Wyn Drabble: Red card these reward schemes


I've had it with reward schemes, loyalty cards, call them what you will. In fact, I've had it with all plastic: credit cards, air miles cards, discount cards, coffee club cards, buy-two-get-one-free cards, loyalty this, loyalty that, blah, blah, blah. Sick of them all.

The crunch came at a petrol station last week. The attendant asked me for my card to earn some "points". I gave her a card, Wrong one. I found another. Still wrong.

Frustrated, I emptied my wallet of rewards cards and spread them across the counter.

"Pick one," I offered.

"No, you haven't got the right one. They've introduced a new one now."

Meanwhile, of course, there were other customers queued behind me, all, no doubt, clutching their rewards cards ready to swipe. I hope they had the new updated one.

"But it must be one of these! How about this one?"

"No that one's for 5 per cent off lingerie if purchased during a lunar eclipse."

There are plenty of problems with rewards schemes. The first is that the rewards are pretty trivial anyway.

You have to spend an awful lot of money if you want to be rewarded with the likes of a teaspoon. Or a biro.

It's a bit like buying a brand new Peugeot to get a free toast rack.

To put it another way:

SPECIAL. Today only. Teaspoons only $999.99 each. Toast racks (wide or narrow slot) only $39,999.99.

What's more, to qualify for your teaspoon or toast rack, you often have to negotiate a website that is far from user-friendly and once you've found your way through the online labyrinth and entered your details your email spam filter will be working overtime for the rest of time, if not longer.

Another problem is that the cards clutter up your wallet. There are so many of them that the wallet positively bulges. Call me old-fashioned but I still like my wallet to be slim enough to fit into my pocket.

Driver's licence, a credit card and a few bank notes is all I want in my wallet. Not even loose change. That stays in the car ashtray or down the back of the couch.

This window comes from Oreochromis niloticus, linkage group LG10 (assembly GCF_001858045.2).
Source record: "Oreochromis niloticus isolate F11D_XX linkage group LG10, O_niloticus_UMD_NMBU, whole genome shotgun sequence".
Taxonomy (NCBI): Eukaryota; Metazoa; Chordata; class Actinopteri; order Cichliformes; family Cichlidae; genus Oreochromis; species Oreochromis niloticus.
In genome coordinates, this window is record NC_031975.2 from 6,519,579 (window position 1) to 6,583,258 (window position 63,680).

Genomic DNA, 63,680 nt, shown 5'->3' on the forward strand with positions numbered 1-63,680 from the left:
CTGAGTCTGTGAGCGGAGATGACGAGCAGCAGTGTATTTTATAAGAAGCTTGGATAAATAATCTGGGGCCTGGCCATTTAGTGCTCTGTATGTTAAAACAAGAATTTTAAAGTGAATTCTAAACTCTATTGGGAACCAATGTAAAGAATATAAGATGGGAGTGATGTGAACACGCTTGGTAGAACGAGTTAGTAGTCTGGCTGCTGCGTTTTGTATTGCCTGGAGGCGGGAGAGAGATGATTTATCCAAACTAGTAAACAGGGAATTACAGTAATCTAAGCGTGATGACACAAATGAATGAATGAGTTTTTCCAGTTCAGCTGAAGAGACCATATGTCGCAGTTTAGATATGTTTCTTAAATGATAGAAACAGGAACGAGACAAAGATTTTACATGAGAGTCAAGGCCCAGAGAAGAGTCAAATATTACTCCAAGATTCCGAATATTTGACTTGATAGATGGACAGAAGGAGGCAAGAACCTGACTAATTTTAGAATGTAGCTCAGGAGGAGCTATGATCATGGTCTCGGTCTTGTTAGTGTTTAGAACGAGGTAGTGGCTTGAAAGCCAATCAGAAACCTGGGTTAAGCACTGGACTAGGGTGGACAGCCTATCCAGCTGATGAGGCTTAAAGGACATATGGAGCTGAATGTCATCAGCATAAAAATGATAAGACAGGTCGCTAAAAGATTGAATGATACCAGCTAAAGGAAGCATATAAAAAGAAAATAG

Then there's the big problem of passwords. I know that not all cards have passwords but enough do to cause problems. For safety reasons you are supposed to have a different password for each card but how many of us are really capable of doing that anymore?

Attendant: Sorry, sir, that has been declined. Wrong password.

Customer: I was certain that one was the woodland creature. Or maybe it was my mother's maiden name? No, I remember now. I think it was a communicable disease. May I have one more try?

One password fits all - that's my new motto.

A much simpler system might be to have little rewards at each point of purchase (POP). You buy your petrol and they give you a bite-sized Whizzo choc-caramel bar. Or a pair of tweezers. Or a whistle. It would be a bit like Christmas crackers but without the pizzazz.

When I was driving through Italy some decades ago, they used to give little confectionery gifts at freeway toll booths. They weren't rewards so much as change.

Their currency was so silly (you could pay thousands for the most trivial item) that there were never enough stupid little coins to give you change so you were given the equivalent in lollies.

It may not have been a very fair system but it certainly helped to keep dental hygiene standards low.

Travelling with young children would have introduced even more fun to the procedure:

Child 1: It's not fair. She got the green lolly last time. Why do I always get the yellow one?

Child 2: You suck!

Child 1: Are we nearly there yet?

Child 2: You still suck. So does Italy.

So why don't all you big businesses simplify our lives? Do away with all the cumulative

rewards kerfuffle and all the wallet-stuffing plastic cards. Just give us little gifts at POP. It would be loads more fun.

Or here's another thought: you could just make the goods cheaper in the first place.

- Hawkes Bay Today

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